The Sterling and Francine Clark Institute is in the midst of a major construction project, spearheaded by renowned architect Tadao Ando. The plan is to construct a new visitor, exhibition and conference center directly behind the Manton Research Center. Ando, the architect responsible for the contemporary gallery space currently perched on Stone Hill, visited the site of the new visitor center to examine the project’s progress on Monday. The project is well underway and set to open in July of 2014. The excitement is tangible at the Clark: The new space will allow the museum to engage with art in a new, more ambitious way. Additionally, Ando hopes the visitor center will offer an experience unique to the Clark, one that allows the architecture, art and nature to work together harmoniously.
Ando visited the Clark on Monday morning for a brief press conference. The architect gave special insight to the background and goals for the project, elaborating on the reasons for his particular architectural style in the context of the area. Having never expected to work at the Clark for more than 10 years, he says the project has been fruitful and he is extremely excited for the new center. Since the project began, the Clark collection has been touring around the world. For those unfamiliar with the collection, it includes the celebrated works of many 19th-century French artists such as Renoir, Monet and Degas. As such, the touring works have attracted large crowds at exhibitions the world. Ando believes the new visitor center will be an appropriate “welcome home” to the pieces once they return to the Clark and hopes the new visitor center will bring increased attention to the Clark. Experiencing the arts is incredibly important according to Ando: “In order to live a long meaningful life, we must refresh ourselves with culture and art,” he said.
When designing this new building for the Clark, Ando concentrated on the space between the art. The chance to explore this space allows for an entirely new experience to explore the works on display, incorporating the rich green landscape that surrounds the museum as well as the four marked seasons that characterize the Berkshires. Changing seasons allow for the artwork to bring new meanings and experiences. The new space will include large windows and open areas, allowing the artwork to be seen through natural light rather than artificial, in addition to creating a coherent experience that flows naturally and thus does not distract from the artwork itself.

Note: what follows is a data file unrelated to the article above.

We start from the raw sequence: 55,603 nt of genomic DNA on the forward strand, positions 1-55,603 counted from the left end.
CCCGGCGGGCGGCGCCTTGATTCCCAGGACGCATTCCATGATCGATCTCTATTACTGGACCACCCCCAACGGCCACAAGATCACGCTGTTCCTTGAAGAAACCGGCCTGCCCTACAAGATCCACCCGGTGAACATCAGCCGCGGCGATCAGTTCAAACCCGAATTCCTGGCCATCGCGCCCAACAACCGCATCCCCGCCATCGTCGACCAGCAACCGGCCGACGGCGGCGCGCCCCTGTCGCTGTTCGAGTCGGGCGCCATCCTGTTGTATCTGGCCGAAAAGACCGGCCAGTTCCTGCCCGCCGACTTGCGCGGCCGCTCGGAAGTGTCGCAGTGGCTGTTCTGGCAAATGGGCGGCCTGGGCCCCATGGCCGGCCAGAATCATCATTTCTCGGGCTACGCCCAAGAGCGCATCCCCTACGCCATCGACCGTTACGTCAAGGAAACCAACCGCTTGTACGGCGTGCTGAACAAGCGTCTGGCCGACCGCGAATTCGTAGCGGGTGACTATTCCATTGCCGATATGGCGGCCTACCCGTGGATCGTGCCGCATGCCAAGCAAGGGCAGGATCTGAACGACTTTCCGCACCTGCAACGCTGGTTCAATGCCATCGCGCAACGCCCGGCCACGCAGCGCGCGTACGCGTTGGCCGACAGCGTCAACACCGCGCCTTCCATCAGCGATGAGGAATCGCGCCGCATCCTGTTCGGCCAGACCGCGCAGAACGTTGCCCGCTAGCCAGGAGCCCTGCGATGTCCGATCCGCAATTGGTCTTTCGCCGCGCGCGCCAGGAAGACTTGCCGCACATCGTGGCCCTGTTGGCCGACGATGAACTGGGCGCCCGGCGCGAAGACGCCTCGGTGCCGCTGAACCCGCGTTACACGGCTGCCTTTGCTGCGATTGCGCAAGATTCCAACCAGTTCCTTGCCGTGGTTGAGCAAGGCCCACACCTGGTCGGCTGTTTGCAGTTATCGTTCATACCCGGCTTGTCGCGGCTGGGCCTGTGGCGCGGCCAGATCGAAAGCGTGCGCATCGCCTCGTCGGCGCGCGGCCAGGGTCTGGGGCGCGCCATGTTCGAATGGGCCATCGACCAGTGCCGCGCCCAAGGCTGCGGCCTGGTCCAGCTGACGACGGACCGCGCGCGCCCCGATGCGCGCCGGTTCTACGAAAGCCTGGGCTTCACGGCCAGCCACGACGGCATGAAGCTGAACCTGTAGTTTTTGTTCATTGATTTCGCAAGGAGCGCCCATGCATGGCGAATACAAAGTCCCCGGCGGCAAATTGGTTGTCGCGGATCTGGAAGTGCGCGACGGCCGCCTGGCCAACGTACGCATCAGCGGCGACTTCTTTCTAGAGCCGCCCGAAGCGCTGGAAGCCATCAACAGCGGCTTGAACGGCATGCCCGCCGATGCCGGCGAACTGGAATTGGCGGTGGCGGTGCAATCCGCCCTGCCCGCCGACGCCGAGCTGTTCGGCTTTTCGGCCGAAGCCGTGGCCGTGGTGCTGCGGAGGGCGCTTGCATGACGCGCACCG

Going through slides of the plans for the location, Ando presented his idea for a long promenade featuring a large concrete wall running the extent of the path. This walk will allow visitors to reflect on the location of the pieces on display – a “moment of relaxation,” according to Ando. A large water feature will be placed in the building, facing Stone Hill. The feature will serve to emphasize the link between nature and architecture, as well as provide entertainment in the winter when it will double as an ice rink, which students of the College will surely be happy to hear.
Construction of the building is approximately half complete. The large wall of the promenade has already been erected; made of stone from the same quarry as that of the Manton Research Center, it is visually cohesive with the rest of the Clark. Much of the exhibition space will be located underground, and the facilities have purposely been placed underground in order to eliminate clutter, allowing the architecture to speak and interact with the art. Although incomplete, the open spaces and high ceilings of what will make up the exhibition space create a cohesive and continuous experience. A café and family center will also be underground, alongside a lower level water feature.
The Clark has evolved immensely since its opening in 1955: After starting off as a private collection, the Clark has become a dynamic institution, housing special exhibitions and events. The museum has also become an integral part in the College’s graduate program in the history of art. The new visitor space will reflect this evolution, capitalizing on the unique experience the Clark has come to provide.